Twitter (NYSE: TWTR) received a lot of attention leading up to its initial public offering last month. But now that the company has officially gone public, additional scrutiny is being applied to certain aspects of its business. In particular, some are looking more closely at the number of fake accounts on the social media site.
A recent report by The Wall Street Journal pointed out that buying Twitter followers to boost social network influence is fairly commonplace — and cheap. One thousand followers can be purchased for a mere US$11, and some can even retweet, tweet, and reply to messages just like real users.
So how many fake accounts does Twitter actually have? Not even Twitter is exactly sure, but the company estimates that less than 5% of its monthly active users are fake accounts.
In its prospectus, Twitter said that that number could be higher: “However, this estimate is based on an internal review of a sample of accounts and we apply significant judgment in making this determination. As such, our estimation of false or spam accounts may not accurately represent the actual number of such accounts, and the actual number of false or spam accounts could be higher than we have currently estimated.” Estimates from WSJ put that number as high as 9%.
Twitter’s fake accounts aren’t unique to its service, but they are much higher than at social media competitor Facebook (NASDAQ: FB). In a recent SEC filing, Facebook said that “undesirable accounts, which represent user profiles that we determine are intended to be used for purposes that violate our terms of service, such as spamming” make up 0.4% to 1.2% of monthly active users.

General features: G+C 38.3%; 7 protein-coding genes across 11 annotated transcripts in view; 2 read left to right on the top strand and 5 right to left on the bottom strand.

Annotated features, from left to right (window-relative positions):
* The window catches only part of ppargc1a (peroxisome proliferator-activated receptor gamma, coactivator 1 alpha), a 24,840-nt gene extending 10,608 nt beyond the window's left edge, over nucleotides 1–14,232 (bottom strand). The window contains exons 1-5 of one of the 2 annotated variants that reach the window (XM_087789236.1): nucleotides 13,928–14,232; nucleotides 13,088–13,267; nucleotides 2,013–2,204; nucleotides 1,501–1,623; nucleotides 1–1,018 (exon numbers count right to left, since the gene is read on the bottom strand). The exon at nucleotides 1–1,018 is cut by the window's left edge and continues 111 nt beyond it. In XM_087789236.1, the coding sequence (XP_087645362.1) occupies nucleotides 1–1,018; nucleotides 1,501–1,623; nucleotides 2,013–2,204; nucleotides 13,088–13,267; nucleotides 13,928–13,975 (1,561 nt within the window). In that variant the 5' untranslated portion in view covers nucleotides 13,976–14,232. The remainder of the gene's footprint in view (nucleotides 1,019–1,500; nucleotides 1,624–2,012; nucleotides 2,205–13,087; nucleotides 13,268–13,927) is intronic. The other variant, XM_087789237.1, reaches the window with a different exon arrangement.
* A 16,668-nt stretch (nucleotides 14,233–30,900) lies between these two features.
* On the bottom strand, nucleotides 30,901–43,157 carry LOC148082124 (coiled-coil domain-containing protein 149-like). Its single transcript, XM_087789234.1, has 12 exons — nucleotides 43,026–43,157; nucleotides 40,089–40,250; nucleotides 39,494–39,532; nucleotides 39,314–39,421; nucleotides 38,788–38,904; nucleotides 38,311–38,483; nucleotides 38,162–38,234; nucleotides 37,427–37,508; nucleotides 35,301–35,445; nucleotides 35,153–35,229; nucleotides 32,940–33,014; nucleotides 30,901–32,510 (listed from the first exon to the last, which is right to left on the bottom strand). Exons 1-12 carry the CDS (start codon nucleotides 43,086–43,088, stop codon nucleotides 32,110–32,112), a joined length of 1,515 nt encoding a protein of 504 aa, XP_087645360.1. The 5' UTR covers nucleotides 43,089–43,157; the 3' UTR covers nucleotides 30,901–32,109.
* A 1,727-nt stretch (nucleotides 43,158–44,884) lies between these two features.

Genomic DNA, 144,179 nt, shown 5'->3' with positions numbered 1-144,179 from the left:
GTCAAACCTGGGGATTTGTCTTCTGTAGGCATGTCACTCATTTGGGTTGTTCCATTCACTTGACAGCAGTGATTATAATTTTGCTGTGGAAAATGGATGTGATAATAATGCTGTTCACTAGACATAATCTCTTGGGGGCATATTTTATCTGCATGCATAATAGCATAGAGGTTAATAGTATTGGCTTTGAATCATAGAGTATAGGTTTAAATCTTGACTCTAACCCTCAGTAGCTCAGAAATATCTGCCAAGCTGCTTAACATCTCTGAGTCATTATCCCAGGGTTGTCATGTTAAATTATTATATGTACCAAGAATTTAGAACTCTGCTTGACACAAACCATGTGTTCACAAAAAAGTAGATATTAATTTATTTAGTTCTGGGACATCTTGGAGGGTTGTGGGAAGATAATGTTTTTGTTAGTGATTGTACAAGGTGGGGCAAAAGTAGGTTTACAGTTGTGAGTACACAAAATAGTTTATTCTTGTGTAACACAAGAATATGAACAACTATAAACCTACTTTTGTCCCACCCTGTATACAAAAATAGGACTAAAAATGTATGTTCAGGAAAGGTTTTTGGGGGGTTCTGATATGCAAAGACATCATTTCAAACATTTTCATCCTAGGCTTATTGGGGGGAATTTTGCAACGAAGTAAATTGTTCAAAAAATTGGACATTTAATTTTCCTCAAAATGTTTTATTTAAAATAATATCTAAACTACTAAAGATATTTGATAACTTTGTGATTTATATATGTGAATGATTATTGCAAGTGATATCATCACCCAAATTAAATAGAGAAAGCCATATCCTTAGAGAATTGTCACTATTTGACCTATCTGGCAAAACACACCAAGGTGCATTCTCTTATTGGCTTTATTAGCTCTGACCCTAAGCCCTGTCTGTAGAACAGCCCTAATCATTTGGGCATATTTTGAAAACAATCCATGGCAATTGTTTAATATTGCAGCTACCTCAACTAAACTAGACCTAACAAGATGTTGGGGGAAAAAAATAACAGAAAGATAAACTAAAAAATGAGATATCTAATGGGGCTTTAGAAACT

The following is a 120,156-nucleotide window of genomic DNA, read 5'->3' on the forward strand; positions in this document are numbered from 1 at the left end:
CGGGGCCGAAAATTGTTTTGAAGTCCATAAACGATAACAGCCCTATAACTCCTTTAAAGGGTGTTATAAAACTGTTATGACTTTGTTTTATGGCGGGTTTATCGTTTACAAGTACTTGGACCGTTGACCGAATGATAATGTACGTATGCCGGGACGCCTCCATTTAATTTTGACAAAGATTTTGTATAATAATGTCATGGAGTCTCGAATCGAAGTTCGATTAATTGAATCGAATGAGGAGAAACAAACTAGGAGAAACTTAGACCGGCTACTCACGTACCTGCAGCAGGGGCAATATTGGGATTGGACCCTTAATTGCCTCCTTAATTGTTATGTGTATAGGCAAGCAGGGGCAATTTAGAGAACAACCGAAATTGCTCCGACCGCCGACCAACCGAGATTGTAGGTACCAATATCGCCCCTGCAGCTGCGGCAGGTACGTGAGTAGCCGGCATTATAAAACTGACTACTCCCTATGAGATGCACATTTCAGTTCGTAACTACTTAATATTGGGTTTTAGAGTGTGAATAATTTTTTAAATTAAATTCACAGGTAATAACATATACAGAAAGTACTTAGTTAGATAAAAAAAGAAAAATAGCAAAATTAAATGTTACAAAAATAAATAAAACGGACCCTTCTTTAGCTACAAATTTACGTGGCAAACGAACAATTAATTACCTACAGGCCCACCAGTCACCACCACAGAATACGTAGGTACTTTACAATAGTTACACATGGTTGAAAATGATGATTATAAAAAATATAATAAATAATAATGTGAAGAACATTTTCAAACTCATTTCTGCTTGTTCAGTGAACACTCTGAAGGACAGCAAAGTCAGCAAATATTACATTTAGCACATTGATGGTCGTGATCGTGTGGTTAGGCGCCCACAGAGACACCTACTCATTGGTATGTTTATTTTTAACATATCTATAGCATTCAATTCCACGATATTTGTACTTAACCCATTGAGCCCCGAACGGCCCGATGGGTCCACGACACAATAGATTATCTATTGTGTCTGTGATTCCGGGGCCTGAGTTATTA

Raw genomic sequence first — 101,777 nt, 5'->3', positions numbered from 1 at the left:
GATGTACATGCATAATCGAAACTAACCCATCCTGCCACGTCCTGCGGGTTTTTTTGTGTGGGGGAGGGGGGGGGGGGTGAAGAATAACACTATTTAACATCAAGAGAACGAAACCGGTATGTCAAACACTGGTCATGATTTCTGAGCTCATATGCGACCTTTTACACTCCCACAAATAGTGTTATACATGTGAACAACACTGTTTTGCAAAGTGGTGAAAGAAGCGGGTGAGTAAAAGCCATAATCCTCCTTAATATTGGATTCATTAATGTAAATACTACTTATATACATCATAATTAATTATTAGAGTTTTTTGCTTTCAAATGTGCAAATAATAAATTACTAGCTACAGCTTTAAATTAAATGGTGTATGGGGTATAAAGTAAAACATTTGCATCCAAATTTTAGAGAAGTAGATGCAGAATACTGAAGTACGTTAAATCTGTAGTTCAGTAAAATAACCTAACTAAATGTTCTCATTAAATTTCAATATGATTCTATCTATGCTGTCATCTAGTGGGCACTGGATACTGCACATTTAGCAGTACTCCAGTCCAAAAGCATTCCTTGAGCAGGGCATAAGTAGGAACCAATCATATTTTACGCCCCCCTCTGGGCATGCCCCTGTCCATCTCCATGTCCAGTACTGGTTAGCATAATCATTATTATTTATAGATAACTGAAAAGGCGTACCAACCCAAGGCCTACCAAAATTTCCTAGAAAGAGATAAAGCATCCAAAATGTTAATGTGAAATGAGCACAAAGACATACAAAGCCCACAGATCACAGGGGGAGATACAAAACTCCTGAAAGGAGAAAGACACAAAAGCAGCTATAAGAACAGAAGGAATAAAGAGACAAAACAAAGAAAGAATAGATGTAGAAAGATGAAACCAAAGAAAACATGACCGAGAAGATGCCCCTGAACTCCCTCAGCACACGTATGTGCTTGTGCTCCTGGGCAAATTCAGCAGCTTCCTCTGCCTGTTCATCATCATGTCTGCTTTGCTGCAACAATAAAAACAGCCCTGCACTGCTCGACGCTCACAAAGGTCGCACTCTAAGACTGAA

Facebook may be able to hedge against fake accounts better than Twitter because it requires users to enter a real name for a Facebook account and limits them to just one account. Facebook users can obviously create a duplicate account, and the company estimates the percentage of those to be between 4.3% and 7.9%. But duplicate Facebook accounts are not necessarily “undesirable accounts” used specifically for spamming.
The high level of bogus Twitter accounts should be concerning for Twitter investors when you consider that Twitter is relying on advertising as its primary source of revenue. Fake followers means advertisers could potentially show ads to users that don’t exist, even though the accounts are following, tweeting and messaging like real users. It’s also problematic because fake accounts dilute communication between real users and hurt Twitter’s legitimacy.
Unfortunately, there’s not much stopping users from paying for cheap followers right now. Though Twitter has implemented software to catch fake accounts in the past, the problem still persists. Investors need to watch for any changes in the percentage of fake accounts Twitter reports, and any plans the company has to overhaul how users set up new accounts.
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A version of this article, written by Chris Neiger, originally appeared on fool.com.